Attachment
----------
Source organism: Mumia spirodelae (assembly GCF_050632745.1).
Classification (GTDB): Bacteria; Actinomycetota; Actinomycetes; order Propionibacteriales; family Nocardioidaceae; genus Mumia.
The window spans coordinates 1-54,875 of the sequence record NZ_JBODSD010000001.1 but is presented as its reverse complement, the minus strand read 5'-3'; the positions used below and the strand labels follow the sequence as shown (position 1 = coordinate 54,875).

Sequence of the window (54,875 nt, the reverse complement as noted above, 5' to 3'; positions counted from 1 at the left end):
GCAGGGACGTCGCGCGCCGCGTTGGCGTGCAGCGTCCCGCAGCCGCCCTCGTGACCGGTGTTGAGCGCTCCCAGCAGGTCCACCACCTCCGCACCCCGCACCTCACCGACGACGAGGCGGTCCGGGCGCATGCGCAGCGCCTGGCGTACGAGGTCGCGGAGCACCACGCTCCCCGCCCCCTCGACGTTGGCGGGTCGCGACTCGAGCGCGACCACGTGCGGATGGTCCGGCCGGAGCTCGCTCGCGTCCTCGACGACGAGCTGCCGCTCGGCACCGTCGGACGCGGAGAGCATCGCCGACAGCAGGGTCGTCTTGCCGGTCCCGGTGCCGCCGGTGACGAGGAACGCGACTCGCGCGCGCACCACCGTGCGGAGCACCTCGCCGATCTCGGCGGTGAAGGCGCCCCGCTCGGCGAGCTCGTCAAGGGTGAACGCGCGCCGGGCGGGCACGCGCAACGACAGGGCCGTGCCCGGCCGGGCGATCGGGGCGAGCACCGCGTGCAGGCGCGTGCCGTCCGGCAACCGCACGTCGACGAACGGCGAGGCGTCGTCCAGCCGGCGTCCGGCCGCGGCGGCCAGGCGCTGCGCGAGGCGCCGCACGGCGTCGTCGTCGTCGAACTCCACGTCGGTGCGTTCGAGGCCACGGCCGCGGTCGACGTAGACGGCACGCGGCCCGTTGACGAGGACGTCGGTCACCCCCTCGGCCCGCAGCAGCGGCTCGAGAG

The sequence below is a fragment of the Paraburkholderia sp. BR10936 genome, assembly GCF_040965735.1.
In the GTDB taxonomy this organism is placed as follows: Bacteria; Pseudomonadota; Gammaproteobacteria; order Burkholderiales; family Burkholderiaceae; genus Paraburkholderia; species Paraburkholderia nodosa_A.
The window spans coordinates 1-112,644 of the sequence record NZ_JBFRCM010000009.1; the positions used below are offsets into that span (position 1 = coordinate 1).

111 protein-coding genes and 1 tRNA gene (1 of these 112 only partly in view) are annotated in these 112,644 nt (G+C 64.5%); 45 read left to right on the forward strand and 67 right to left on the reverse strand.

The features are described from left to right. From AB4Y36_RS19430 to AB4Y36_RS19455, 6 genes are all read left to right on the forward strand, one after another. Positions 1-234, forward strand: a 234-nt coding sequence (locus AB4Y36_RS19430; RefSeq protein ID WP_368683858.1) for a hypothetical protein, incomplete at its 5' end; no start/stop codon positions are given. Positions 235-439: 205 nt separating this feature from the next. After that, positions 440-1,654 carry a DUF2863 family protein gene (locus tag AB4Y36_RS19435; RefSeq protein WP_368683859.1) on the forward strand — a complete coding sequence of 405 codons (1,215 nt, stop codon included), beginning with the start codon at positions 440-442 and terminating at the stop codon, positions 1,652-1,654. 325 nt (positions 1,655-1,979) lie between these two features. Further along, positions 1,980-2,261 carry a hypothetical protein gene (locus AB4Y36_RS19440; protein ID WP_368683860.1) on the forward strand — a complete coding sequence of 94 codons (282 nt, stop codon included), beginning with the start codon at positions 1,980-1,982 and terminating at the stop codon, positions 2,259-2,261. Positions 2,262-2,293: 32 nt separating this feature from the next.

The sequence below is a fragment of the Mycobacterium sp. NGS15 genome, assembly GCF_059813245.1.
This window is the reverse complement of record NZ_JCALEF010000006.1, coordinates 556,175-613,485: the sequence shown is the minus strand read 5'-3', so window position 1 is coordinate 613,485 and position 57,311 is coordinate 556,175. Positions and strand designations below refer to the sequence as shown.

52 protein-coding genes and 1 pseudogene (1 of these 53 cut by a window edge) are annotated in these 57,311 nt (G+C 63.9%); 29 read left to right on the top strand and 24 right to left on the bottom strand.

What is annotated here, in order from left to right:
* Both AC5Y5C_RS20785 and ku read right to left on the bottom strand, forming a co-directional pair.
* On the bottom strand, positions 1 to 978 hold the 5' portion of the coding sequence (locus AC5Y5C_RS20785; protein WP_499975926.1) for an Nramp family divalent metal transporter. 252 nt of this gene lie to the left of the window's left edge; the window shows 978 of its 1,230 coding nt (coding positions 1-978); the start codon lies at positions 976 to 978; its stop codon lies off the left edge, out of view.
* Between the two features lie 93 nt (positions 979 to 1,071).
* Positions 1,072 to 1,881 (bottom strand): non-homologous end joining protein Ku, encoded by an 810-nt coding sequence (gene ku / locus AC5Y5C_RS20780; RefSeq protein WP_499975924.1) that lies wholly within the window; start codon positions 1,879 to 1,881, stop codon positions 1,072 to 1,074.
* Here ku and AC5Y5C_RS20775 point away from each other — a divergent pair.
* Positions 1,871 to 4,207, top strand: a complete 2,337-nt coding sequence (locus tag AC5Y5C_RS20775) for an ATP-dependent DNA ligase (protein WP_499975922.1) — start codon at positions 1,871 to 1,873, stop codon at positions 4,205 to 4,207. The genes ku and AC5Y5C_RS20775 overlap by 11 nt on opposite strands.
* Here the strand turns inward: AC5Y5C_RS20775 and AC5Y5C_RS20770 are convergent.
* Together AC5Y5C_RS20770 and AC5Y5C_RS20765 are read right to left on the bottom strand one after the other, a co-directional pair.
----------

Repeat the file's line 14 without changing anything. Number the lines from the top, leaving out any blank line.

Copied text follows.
What is annotated here, in order from left to right: